I thoroughly enjoyed reading David Copp’s latest book and highly recommend it to lovers of Bordeaux wines. The book ‘Bordeaux St Estephe: The Wines of A Great Commune’ focuses on St Estephe in detail and is a treasure trove of information for both the wine connoisseur and the amateur wine enthusiast.
David Copp is a wine writer and journalist who trained in the wine trade in Bordeaux, Burgundy, Champagne, Rhine and Moselle and won a WSET scholarship to study Sherry in Jerez de la Frontera. With 20 years experience in the UK wine and spirit trade he has a wealth of experience and insider knowledge. A frequent visitor to St Estephe over the last 50 years David Copp reckons that this appellation offers “some of the best value-for-money wines that claret enthusiasts can buy.”
St Estephe is the most northern appellation of the Médoc. It sits on the left bank of the Garonne and is the closest appellation to the mouth of the River Gironde, where it joins the Atlantic Sea.
David Copp takes his readers through the background of Saint Estephe in the first few chapters of his book including the history of Bordeaux; the climate, soil and grapes of St Estephe, wine making techniques and advances and the recent vintages of 2009 and 2010. His style is straight forward, informative and is packed with insights which gives a good flavour of how the appellation developed and what it now stands for. As he says:
“There are now some 55 chateaux in the commune. Many of them are owned by sophisticated wine producers from elsewhere, attracted by the uniqueness of the terroir and the more reasonable cost of land compared with Pauillac, Saint Julien and Margaux.
They have invested heavily in soil analysis, replanting, in new winery equipment and have brought in fresh wine making talent and experience. The results have been spectacular. Perhaps the strongest reason for re-appraising Saint Estephe is that as the cost of classified growth wines has escalated in response to world demand, the real claret enthusiast can find outstanding value-for-money wines from properties that share similar climate and soil conditions.”
The heart of the book has an invaluable review of 45 chateaux from the appellation; from their history to their current wine making and vineyard practices. These often include accounts from his interviews with the personalities behind the scenes – the vintners and oenologists – as well as his own notes from vertical tastings. This is a wonderful piece of work which really opens your eyes to the potential of sometimes over looked and under valued chateaux in Saint Estephe.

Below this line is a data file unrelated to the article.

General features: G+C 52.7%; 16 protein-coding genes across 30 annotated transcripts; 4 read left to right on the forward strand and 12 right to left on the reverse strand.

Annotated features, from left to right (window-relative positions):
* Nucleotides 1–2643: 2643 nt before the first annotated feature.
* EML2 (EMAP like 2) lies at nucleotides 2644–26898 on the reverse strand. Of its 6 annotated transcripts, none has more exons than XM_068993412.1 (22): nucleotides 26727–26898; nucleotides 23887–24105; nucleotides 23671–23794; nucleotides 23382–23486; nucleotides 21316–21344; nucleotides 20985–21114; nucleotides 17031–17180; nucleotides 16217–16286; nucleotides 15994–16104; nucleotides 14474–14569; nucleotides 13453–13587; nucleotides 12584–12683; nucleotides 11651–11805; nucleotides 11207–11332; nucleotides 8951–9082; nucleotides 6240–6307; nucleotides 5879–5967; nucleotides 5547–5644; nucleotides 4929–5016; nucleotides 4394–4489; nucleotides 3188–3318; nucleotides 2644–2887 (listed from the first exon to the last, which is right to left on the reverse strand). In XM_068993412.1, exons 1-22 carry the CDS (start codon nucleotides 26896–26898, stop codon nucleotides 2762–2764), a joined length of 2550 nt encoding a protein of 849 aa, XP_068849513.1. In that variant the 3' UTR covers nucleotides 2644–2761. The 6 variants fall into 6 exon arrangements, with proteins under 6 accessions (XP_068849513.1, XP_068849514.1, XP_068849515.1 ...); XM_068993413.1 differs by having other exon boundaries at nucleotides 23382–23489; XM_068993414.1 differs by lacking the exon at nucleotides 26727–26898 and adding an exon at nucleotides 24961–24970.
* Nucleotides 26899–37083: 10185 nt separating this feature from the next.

To conclude David Copp assesses the future for wine in Bordeaux and Saint Estephe in particular. His arguments are convincing and to my mind eminently sensible. In his opinion “St Estephe has strengthened its position by investing in its terroir and its wineries, by attracting talented wine makers and producing classical style wines at affordable prices . . . The UK, with its long association with Bordeaux, provides a clear cut opportunity for the better value-for-money St Estephe wines.”
This is a book that I will refer to again and again – the amount of detail you find at your finger tips is a real eye opener and I found the book a fascinating read. If you are interested in buying a copy the book is soon to appear on Amazon.com and is published by Inform & Enlighten Ltd, 47 Fontmell Close, St Albans, AL3 5HU. I must also thank Peter May from the Pinotage Club for drawing my attention to it!
Wine enthusiasts may also be interested in other books that David Copp has written:
- Hungary: Its Fine wines and Winemakers
- Tokaj: A Companion for the Bibulous Traveler
- Australian Wine Walkabout: Notes from Visits to Australian Fine Winemakers